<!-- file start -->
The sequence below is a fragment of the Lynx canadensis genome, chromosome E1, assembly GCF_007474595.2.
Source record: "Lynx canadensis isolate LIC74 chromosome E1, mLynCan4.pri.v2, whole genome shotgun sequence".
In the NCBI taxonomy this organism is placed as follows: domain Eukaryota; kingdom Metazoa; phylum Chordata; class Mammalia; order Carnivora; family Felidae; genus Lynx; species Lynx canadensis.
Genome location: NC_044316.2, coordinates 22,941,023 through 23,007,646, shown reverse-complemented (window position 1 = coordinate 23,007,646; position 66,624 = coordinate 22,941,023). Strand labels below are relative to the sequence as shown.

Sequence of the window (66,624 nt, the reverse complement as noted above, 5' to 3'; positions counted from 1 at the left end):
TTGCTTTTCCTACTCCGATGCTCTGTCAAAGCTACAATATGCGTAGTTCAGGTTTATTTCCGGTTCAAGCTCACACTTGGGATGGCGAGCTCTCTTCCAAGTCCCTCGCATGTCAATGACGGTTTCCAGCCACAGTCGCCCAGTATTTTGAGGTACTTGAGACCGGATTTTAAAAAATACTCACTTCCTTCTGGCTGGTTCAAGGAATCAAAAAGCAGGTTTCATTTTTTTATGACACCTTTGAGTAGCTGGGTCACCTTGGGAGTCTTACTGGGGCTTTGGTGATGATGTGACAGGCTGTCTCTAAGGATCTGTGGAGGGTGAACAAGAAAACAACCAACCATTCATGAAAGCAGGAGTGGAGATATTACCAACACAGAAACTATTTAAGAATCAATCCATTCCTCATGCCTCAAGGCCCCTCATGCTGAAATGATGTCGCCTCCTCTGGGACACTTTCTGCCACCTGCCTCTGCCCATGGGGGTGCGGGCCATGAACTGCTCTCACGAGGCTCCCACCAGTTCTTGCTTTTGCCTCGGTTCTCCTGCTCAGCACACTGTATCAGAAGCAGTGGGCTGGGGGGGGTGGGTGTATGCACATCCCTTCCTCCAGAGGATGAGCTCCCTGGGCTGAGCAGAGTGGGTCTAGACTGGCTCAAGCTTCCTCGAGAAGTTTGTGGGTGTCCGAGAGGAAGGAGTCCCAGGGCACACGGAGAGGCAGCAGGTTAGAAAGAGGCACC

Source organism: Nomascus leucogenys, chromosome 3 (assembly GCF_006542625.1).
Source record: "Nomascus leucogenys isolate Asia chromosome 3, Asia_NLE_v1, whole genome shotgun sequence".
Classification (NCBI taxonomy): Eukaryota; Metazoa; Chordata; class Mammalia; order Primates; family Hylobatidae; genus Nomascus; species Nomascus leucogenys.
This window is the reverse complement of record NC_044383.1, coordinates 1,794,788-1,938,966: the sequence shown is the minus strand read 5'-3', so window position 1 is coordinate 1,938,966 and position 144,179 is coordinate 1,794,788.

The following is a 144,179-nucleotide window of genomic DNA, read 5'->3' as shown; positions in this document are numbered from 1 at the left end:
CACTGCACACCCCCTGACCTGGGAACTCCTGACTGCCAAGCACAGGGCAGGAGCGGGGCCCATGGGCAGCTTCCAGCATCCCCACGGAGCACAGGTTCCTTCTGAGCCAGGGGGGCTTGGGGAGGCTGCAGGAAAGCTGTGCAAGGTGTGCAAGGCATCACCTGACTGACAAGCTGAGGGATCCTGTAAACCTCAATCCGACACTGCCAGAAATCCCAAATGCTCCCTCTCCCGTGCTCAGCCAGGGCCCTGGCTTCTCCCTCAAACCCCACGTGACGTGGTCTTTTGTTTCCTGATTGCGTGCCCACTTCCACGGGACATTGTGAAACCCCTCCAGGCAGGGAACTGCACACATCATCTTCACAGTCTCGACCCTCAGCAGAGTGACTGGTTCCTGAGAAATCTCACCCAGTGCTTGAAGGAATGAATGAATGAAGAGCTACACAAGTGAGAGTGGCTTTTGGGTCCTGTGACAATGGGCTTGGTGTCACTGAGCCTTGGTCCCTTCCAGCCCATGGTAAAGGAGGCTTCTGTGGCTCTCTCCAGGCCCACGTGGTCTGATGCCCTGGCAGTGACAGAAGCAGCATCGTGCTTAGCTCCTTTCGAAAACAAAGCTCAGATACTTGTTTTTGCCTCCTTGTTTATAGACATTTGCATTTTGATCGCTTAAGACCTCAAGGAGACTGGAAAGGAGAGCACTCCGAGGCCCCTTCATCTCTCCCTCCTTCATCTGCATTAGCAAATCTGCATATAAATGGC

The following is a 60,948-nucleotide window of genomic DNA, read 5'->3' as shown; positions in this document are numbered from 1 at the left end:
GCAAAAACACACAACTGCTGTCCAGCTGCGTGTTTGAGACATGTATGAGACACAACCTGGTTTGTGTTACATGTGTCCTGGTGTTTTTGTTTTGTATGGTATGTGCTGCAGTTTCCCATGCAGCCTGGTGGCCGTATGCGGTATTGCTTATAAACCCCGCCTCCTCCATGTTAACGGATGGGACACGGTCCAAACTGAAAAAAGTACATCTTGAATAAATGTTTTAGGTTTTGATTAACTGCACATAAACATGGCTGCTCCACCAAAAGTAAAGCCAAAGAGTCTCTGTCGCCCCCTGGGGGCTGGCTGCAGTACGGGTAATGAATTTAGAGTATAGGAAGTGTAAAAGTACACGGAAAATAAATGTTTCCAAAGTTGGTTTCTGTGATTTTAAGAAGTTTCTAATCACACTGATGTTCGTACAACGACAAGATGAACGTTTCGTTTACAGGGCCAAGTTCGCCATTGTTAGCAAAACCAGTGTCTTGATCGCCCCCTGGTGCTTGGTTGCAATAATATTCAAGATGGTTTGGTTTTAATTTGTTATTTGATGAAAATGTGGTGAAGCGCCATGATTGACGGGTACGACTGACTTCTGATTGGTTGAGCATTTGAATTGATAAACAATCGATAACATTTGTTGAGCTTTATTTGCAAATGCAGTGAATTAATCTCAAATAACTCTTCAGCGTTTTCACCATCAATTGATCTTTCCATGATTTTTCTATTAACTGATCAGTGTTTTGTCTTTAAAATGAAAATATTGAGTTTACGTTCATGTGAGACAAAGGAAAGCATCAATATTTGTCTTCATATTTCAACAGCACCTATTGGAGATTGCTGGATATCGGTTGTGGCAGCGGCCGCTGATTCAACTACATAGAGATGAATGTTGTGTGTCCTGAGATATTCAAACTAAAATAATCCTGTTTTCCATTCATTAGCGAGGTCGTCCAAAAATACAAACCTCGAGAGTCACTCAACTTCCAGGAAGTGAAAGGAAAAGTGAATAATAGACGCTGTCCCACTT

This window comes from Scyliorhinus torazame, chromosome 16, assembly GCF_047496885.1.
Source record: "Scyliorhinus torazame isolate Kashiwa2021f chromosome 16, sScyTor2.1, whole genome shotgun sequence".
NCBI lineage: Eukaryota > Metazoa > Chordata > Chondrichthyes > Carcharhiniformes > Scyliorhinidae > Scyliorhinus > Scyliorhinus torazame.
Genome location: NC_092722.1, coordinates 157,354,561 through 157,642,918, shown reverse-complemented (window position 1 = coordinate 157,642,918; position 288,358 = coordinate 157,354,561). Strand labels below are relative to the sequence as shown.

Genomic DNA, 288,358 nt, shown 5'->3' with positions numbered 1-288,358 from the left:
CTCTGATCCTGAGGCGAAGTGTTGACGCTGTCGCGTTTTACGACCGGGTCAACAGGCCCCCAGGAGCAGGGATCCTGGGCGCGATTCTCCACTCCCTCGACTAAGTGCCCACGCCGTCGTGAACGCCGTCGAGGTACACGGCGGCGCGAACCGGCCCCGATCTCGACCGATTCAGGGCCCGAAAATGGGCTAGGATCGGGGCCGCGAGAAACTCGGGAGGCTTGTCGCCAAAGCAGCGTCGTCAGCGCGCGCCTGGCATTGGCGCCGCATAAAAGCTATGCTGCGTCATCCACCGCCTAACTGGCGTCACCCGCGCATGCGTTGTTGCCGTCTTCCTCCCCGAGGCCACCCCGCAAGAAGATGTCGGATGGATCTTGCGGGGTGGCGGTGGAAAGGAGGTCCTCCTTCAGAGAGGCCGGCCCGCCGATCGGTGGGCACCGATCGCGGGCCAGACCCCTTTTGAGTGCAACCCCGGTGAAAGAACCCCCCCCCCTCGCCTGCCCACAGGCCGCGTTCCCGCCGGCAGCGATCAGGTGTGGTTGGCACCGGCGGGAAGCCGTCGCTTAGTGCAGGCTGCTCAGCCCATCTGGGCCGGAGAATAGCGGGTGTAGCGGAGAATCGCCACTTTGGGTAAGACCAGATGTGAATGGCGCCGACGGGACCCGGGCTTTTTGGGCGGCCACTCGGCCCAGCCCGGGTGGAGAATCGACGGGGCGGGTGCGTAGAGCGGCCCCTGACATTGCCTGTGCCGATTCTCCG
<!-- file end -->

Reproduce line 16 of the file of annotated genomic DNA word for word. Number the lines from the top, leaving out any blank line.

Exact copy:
Source record: "Scyliorhinus torazame isolate Kashiwa2021f chromosome 16, sScyTor2.1, whole genome shotgun sequence".